Ordinary Decent Criminal maintained a very tight and detailed image for the most part, with slight amounts of grain softening up some of the darker sequences in the film. The film contains a rather generic, and at times, dreary palette that brightens up somewhat during the scenes shot in the art gallery featuring the Caravaggio exhibit and a few of the outdoor sequences. Much of the film was shot at night, or in low-lit interiors such as the gang’s hangout, and those scenes seemed to hold up well save for a slight amount of grain and softness. Some of the outdoor scenes portrayed some lush and inviting hues to be sure, but overall, the palette remained rather subdued and average. Black levels were appropriately deep and dense - expect for one particular scene in Lynch’s bedroom that was marred with excessive grain – and shadow detail and delineation were more than acceptable. Fleshtones came across as warm and natural and I noted no concerns dealing with over-saturation or smearing of hues.

Flaws with the transfer were run-of-the-mill, with some grain noted in a few of the darker scenes, as well as a few spots and flakes on the print from time to time. However, issues such as edge enhancement and shimmer were completely absent and the master print seemed to be in almost immaculate condition.

Miramax has quite a little gem on their hands with Ordinary Decent Criminal and the video transfer for the film was quite fitting as well. Much better than expected and quite surprising for such a little known film.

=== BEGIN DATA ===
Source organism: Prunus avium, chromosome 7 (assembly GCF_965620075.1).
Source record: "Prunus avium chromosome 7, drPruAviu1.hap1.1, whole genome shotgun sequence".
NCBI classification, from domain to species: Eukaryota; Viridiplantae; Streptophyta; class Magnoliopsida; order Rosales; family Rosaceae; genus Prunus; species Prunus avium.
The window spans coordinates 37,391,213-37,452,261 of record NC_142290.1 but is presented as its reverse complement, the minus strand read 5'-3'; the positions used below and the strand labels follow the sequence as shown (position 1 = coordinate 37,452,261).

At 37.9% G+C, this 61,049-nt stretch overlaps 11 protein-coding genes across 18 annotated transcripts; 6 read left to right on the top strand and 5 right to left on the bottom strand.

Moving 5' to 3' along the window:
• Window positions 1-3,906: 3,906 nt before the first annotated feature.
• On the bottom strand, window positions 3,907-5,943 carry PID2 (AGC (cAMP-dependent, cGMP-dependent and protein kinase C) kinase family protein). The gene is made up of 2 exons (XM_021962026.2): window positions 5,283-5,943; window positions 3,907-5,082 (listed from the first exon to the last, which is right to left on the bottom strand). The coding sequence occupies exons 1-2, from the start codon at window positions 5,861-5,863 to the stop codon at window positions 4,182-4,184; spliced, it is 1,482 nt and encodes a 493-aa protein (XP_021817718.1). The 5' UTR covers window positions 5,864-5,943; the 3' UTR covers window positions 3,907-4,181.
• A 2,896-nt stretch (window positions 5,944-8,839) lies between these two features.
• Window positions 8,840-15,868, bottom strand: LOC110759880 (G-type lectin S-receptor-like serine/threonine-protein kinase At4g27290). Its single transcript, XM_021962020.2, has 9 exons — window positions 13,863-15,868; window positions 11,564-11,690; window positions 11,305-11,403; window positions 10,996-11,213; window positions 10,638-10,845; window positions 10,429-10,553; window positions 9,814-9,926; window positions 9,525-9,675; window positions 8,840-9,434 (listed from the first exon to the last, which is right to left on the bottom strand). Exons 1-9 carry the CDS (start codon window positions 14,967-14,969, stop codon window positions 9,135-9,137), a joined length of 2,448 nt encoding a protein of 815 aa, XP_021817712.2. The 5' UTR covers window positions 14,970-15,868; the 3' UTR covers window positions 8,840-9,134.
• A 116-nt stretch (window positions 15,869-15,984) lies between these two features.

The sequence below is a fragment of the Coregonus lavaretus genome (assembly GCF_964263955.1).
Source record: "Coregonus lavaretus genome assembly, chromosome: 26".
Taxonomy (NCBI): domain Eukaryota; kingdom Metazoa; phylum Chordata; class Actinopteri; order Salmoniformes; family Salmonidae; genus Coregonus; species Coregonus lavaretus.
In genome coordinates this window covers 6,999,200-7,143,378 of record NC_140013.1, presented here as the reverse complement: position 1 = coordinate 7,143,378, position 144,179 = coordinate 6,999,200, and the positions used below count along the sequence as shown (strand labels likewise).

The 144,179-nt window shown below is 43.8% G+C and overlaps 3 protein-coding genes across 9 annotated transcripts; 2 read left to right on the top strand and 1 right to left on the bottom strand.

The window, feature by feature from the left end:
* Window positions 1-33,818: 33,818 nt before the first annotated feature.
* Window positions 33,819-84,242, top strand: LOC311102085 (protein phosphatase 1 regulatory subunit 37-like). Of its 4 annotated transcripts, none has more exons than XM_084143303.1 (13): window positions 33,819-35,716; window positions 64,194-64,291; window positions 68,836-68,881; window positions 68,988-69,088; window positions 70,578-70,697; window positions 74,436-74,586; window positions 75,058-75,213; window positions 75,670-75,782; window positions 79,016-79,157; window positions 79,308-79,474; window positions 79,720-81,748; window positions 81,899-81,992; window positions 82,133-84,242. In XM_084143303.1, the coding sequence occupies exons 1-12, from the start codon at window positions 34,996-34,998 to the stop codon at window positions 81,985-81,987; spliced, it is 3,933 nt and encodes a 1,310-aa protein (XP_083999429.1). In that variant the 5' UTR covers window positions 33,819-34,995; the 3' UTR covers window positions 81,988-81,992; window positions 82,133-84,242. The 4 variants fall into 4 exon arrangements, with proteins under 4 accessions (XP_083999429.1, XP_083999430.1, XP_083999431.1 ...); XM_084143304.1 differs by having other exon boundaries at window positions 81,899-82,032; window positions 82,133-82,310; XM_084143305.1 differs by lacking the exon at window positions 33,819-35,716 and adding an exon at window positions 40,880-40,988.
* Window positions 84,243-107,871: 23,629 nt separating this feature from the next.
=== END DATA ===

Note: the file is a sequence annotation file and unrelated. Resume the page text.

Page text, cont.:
Miramax doesn’t offer up any options here outside of their very adequate Dolby Digital 5.1 transfer for Ordinary Decent Criminal. However, it’s a fine mix and viewers won’t find themselves feeling cheated whatsoever, as the mix works well for the material at hand.

The front surrounds for the film were quite active at times, as Damon Albarn’s catchy score came across very rich and vibrant, with a very impressive low-end that at times, could hang with the best of ‘em. (Jane’s Addiction’s Been Caught Stealin’ was a nice touch.) However, there’s not much else worthy of mention, as effects were rarely used or used impressively. Although what was present was very distinct and natural, it consistently failed to take advantage of the 5.1 setup and there were rarely any impressive pans or splits included in the transfer. Rear surrounds were hardly used and were only noticed propping up the score occasionally and reinforcing a couple of the more active sequences in the film. Dialogue remained front, center, and finely reproduced, with the only intelligibility problems emanating from the thick Irish accents.

To supplement the Dolby Digital 5.1 transfer, Miramax has also included English Closed Captions on the disc as well.

Not much in the way of supplemental material here as all we’ll find is a selection entitled Sneak Peeks and it contains nothing more than five DVD previews for other Miramax titles that include Office Killer, Pulp Fiction, Jackie Brown, Shipping News, and The Grifters.

Ordinary Decent Criminal was a somewhat ordinary … but quite decent little film that was a welcome addition to my DVD collection. However, for the rather high asking price and the relative lack of any substantive extras, I’d say pass on this one if you aren’t already familiar with the film – it’d make a good weekend rental at best. However, if you’re already familiar with the film and loved it, by all means, pick it up. New Line has handled the film’s transfers - both audio and video – quite well and outside of the lack of extras, there’s not a whole lot to complain about.

Viewer Film Ratings: 4.4285 Stars Number of Votes: 7